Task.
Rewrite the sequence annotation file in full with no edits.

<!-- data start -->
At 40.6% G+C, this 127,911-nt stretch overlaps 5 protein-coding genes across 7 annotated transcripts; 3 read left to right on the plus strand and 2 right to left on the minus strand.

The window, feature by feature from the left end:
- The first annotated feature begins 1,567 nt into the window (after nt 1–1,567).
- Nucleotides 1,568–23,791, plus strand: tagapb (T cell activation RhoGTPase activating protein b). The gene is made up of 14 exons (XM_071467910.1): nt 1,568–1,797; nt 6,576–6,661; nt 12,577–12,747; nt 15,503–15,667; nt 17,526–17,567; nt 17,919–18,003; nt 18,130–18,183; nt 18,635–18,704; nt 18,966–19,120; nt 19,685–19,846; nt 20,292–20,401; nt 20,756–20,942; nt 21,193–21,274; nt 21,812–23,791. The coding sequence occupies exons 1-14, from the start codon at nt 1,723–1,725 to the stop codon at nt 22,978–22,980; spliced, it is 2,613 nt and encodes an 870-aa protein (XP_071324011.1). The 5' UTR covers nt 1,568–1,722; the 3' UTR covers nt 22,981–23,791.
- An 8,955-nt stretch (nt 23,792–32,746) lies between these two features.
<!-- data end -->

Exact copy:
At 40.6% G+C, this 127,911-nt stretch overlaps 5 protein-coding genes across 7 annotated transcripts; 3 read left to right on the plus strand and 2 right to left on the minus strand.

The window, feature by feature from the left end:
- The first annotated feature begins 1,567 nt into the window (after nt 1–1,567).
- Nucleotides 1,568–23,791, plus strand: tagapb (T cell activation RhoGTPase activating protein b). The gene is made up of 14 exons (XM_071467910.1): nt 1,568–1,797; nt 6,576–6,661; nt 12,577–12,747; nt 15,503–15,667; nt 17,526–17,567; nt 17,919–18,003; nt 18,130–18,183; nt 18,635–18,704; nt 18,966–19,120; nt 19,685–19,846; nt 20,292–20,401; nt 20,756–20,942; nt 21,193–21,274; nt 21,812–23,791. The coding sequence occupies exons 1-14, from the start codon at nt 1,723–1,725 to the stop codon at nt 22,978–22,980; spliced, it is 2,613 nt and encodes an 870-aa protein (XP_071324011.1). The 5' UTR covers nt 1,568–1,722; the 3' UTR covers nt 22,981–23,791.
- An 8,955-nt stretch (nt 23,792–32,746) lies between these two features.